Submitted by City of Lakewood
It’s wildfire season and as we’ve seen the last couple of days, there is heavy smoke lingering in the air. What does that mean for people who want to get outside and enjoy the warm weather?
According to the Puget Sound Clean Air Agency sensitive groups — children, pregnant women, people with breathing or heart issues — should avoid activity outside today and instead stay indoors. It’s also recommended that healthy adults take it easy today and limit outdoor activity.
This blog includes a map of air quality readings across the state compiled by state and local jurisdictions. You can also visit the Puget Sound Clean Air Agency website for more information and the state Department of Ecology site to view an interactive air pollution monitor map.
From the clean air agency’s website: Wildfire smoke carries the same health risks as wood smoke, except there’s much more of it. Smoke is full of small particles, which can be especially dangerous for sensitive groups — children and older adults and people that are pregnant, have heart or lung issues (such as asthma and COPD), or that have had a stroke.
Wildfires usually occur during the warmer, drier summer months. As climate change worsens, we expect more wildfires in the Pacific Northwest and potentially more wildfire smoke making its way to the Puget Sound region.
Although it’s hard to predict what will happen this year, there are some great ways to be ready if wildfire smoke fills our air.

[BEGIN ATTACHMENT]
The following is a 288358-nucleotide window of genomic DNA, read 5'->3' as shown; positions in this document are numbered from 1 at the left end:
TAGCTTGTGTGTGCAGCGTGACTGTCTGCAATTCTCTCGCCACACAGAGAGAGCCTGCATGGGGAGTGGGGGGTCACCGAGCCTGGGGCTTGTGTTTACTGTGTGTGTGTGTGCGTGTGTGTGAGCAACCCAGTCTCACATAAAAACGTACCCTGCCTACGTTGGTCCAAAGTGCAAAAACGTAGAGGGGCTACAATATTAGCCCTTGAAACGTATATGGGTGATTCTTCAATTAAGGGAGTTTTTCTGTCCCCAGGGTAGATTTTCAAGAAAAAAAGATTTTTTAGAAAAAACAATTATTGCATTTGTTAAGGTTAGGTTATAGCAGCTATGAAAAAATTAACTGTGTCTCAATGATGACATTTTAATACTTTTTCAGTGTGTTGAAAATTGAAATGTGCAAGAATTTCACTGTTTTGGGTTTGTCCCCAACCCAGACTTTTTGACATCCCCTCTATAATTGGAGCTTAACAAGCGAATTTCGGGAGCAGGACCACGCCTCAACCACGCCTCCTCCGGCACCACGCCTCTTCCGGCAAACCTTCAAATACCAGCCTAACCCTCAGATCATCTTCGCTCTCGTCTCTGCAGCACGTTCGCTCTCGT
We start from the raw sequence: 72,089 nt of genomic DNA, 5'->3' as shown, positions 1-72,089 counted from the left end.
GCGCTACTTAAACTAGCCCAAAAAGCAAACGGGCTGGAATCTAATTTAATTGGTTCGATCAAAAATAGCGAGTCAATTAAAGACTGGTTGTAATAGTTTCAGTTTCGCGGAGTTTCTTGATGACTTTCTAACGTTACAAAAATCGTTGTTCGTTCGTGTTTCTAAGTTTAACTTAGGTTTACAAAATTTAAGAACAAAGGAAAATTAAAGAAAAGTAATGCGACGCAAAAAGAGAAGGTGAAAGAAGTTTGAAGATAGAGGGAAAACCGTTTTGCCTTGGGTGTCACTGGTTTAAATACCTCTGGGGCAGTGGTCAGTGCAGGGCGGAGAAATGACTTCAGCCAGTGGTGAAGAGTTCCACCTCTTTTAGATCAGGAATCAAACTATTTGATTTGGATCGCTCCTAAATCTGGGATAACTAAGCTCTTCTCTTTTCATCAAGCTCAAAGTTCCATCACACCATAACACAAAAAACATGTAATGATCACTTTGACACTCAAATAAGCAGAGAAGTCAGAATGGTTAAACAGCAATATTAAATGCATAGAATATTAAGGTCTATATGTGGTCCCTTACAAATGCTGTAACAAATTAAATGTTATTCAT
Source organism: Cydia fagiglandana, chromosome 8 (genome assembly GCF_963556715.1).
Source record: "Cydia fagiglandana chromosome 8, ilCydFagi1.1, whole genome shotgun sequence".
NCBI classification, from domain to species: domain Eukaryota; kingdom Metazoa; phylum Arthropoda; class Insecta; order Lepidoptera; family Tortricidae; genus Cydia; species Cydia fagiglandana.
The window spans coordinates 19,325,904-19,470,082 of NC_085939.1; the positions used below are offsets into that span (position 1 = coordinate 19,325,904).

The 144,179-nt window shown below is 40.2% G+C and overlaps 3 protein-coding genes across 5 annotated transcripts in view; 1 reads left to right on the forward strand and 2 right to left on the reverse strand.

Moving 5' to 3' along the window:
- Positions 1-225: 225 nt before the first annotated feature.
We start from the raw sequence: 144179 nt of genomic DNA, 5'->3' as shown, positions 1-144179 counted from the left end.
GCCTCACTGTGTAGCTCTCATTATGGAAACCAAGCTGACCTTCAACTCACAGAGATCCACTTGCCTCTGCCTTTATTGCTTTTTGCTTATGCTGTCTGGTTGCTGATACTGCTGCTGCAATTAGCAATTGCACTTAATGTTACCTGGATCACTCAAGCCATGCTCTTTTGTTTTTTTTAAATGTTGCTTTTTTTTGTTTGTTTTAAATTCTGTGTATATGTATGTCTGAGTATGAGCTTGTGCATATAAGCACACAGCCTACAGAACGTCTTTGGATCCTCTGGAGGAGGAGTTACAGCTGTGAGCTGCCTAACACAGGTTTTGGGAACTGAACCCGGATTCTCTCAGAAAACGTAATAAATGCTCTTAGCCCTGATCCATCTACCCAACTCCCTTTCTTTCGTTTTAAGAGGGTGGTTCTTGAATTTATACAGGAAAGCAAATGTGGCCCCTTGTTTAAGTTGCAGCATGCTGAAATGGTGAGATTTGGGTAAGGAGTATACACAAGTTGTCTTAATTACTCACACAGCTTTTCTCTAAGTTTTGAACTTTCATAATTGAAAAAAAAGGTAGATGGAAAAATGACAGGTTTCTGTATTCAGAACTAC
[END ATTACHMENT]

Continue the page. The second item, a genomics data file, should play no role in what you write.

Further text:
Be Prepared for Wildfire Smoke:
- Check with your doctor or medical professional to create a plan for your family before wildfire smoke impacts our air quality.
- If the air looks and smells smoky, it may not be the best time for activities outdoors. Use your best judgment.
- Check the air quality forecast regularly by using either the activity tracker on our home page or by checking the air pollution monitor closest to you.
- Stock up on supplies (food, water, etc.), medications, and other items you may need for your family and pets so you can avoid going outside.
- If you are able, purchase an indoor high-efficiency HEPA filter fan/purifier that is suitable for your home.
- Unable to buy an indoor air filter? You can make one! All you need is a box fan, furnace filter (MERV-13 or better), and a bungee cord or tape. More information here.
- Designate a room in your home to be a “clean room.” Ideally, this room should have as few windows or doors as possible to let smoke in. Use an indoor air filter to make the room even cleaner.
- If you have an air conditioner, close the AC’s fresh air intake so you can keep smoky air out of your home.
In the Community:
- Know where the nearest “cooling center” is located. Cooling centers, like libraries or community centers, could be the best place for you to avoid smoky air.
- N95 or N100 rated masks can help protect you from air pollution. These masks are usually available at hardware and home repair stores. Please check with your doctor to see if this appropriate for you. More information here.